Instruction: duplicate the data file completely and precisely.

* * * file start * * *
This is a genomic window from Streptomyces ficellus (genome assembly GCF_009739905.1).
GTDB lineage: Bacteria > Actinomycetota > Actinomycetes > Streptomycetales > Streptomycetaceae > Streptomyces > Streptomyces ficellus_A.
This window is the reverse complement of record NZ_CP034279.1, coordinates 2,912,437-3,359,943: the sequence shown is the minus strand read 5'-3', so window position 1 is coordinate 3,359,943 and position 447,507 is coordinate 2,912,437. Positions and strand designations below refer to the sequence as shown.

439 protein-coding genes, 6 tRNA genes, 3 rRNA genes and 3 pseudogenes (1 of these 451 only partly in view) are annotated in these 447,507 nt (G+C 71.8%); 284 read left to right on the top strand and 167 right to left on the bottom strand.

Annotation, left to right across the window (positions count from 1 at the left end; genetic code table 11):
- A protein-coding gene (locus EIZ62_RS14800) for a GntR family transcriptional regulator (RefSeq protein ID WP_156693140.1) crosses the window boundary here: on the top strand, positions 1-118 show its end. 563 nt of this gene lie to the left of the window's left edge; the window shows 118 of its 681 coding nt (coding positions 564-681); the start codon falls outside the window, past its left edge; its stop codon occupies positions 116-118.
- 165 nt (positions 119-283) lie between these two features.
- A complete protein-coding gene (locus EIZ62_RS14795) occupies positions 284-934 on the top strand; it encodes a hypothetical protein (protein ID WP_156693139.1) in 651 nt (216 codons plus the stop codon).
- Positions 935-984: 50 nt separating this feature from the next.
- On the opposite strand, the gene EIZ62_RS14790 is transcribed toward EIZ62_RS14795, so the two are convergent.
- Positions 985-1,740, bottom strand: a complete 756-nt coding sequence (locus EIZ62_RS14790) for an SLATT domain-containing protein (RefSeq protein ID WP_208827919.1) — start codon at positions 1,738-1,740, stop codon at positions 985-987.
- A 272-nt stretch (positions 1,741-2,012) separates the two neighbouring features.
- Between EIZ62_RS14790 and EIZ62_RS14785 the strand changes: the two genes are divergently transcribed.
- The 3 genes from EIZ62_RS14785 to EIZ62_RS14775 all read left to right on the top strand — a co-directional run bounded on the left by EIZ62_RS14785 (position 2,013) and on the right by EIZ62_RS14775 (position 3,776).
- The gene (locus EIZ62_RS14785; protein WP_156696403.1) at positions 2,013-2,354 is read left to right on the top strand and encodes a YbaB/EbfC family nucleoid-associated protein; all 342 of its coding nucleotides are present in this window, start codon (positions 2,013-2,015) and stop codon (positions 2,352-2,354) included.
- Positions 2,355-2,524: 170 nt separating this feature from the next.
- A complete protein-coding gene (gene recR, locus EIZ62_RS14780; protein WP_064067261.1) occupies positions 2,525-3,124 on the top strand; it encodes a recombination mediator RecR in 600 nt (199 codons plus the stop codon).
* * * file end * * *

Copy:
This is a genomic window from Streptomyces ficellus (genome assembly GCF_009739905.1).
GTDB lineage: Bacteria > Actinomycetota > Actinomycetes > Streptomycetales > Streptomycetaceae > Streptomyces > Streptomyces ficellus_A.
This window is the reverse complement of record NZ_CP034279.1, coordinates 2,912,437-3,359,943: the sequence shown is the minus strand read 5'-3', so window position 1 is coordinate 3,359,943 and position 447,507 is coordinate 2,912,437. Positions and strand designations below refer to the sequence as shown.

439 protein-coding genes, 6 tRNA genes, 3 rRNA genes and 3 pseudogenes (1 of these 451 only partly in view) are annotated in these 447,507 nt (G+C 71.8%); 284 read left to right on the top strand and 167 right to left on the bottom strand.

Annotation, left to right across the window (positions count from 1 at the left end; genetic code table 11):
- A protein-coding gene (locus EIZ62_RS14800) for a GntR family transcriptional regulator (RefSeq protein ID WP_156693140.1) crosses the window boundary here: on the top strand, positions 1-118 show its end. 563 nt of this gene lie to the left of the window's left edge; the window shows 118 of its 681 coding nt (coding positions 564-681); the start codon falls outside the window, past its left edge; its stop codon occupies positions 116-118.
- 165 nt (positions 119-283) lie between these two features.
- A complete protein-coding gene (locus EIZ62_RS14795) occupies positions 284-934 on the top strand; it encodes a hypothetical protein (protein ID WP_156693139.1) in 651 nt (216 codons plus the stop codon).
- Positions 935-984: 50 nt separating this feature from the next.
- On the opposite strand, the gene EIZ62_RS14790 is transcribed toward EIZ62_RS14795, so the two are convergent.
- Positions 985-1,740, bottom strand: a complete 756-nt coding sequence (locus EIZ62_RS14790) for an SLATT domain-containing protein (RefSeq protein ID WP_208827919.1) — start codon at positions 1,738-1,740, stop codon at positions 985-987.
- A 272-nt stretch (positions 1,741-2,012) separates the two neighbouring features.
- Between EIZ62_RS14790 and EIZ62_RS14785 the strand changes: the two genes are divergently transcribed.
- The 3 genes from EIZ62_RS14785 to EIZ62_RS14775 all read left to right on the top strand — a co-directional run bounded on the left by EIZ62_RS14785 (position 2,013) and on the right by EIZ62_RS14775 (position 3,776).
- The gene (locus EIZ62_RS14785; protein WP_156696403.1) at positions 2,013-2,354 is read left to right on the top strand and encodes a YbaB/EbfC family nucleoid-associated protein; all 342 of its coding nucleotides are present in this window, start codon (positions 2,013-2,015) and stop codon (positions 2,352-2,354) included.
- Positions 2,355-2,524: 170 nt separating this feature from the next.
- A complete protein-coding gene (gene recR, locus EIZ62_RS14780; protein WP_064067261.1) occupies positions 2,525-3,124 on the top strand; it encodes a recombination mediator RecR in 600 nt (199 codons plus the stop codon).